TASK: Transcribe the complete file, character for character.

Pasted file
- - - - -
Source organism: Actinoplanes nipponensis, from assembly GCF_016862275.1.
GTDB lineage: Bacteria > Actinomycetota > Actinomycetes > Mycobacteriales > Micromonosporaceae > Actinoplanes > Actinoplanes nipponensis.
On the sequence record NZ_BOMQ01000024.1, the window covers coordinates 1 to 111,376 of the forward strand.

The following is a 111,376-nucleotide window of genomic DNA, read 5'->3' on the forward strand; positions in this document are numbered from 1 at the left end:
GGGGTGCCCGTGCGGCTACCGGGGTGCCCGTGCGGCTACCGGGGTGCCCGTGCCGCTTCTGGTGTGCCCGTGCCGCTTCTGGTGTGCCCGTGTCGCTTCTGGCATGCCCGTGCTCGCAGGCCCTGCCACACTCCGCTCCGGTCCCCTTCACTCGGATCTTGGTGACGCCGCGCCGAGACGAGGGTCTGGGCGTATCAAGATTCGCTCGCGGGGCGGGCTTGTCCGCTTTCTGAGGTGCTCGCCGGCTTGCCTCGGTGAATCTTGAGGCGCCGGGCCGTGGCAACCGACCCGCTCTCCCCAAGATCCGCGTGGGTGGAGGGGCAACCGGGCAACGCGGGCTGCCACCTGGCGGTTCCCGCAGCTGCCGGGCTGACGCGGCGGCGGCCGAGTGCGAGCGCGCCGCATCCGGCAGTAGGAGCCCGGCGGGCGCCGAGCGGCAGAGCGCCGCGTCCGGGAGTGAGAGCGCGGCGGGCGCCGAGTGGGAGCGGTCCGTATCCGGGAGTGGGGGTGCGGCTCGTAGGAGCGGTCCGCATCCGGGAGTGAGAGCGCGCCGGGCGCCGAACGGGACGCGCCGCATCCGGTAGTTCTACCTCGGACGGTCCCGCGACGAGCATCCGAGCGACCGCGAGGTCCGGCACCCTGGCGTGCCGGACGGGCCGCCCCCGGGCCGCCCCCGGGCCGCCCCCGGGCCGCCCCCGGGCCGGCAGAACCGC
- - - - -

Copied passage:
Source organism: Actinoplanes nipponensis, from assembly GCF_016862275.1.
GTDB lineage: Bacteria > Actinomycetota > Actinomycetes > Mycobacteriales > Micromonosporaceae > Actinoplanes > Actinoplanes nipponensis.
On the sequence record NZ_BOMQ01000024.1, the window covers coordinates 1 to 111,376 of the forward strand.

The following is a 111,376-nucleotide window of genomic DNA, read 5'->3' on the forward strand; positions in this document are numbered from 1 at the left end:
GGGGTGCCCGTGCGGCTACCGGGGTGCCCGTGCGGCTACCGGGGTGCCCGTGCCGCTTCTGGTGTGCCCGTGCCGCTTCTGGTGTGCCCGTGTCGCTTCTGGCATGCCCGTGCTCGCAGGCCCTGCCACACTCCGCTCCGGTCCCCTTCACTCGGATCTTGGTGACGCCGCGCCGAGACGAGGGTCTGGGCGTATCAAGATTCGCTCGCGGGGCGGGCTTGTCCGCTTTCTGAGGTGCTCGCCGGCTTGCCTCGGTGAATCTTGAGGCGCCGGGCCGTGGCAACCGACCCGCTCTCCCCAAGATCCGCGTGGGTGGAGGGGCAACCGGGCAACGCGGGCTGCCACCTGGCGGTTCCCGCAGCTGCCGGGCTGACGCGGCGGCGGCCGAGTGCGAGCGCGCCGCATCCGGCAGTAGGAGCCCGGCGGGCGCCGAGCGGCAGAGCGCCGCGTCCGGGAGTGAGAGCGCGGCGGGCGCCGAGTGGGAGCGGTCCGTATCCGGGAGTGGGGGTGCGGCTCGTAGGAGCGGTCCGCATCCGGGAGTGAGAGCGCGCCGGGCGCCGAACGGGACGCGCCGCATCCGGTAGTTCTACCTCGGACGGTCCCGCGACGAGCATCCGAGCGACCGCGAGGTCCGGCACCCTGGCGTGCCGGACGGGCCGCCCCCGGGCCGCCCCCGGGCCGCCCCCGGGCCGCCCCCGGGCCGGCAGAACCGC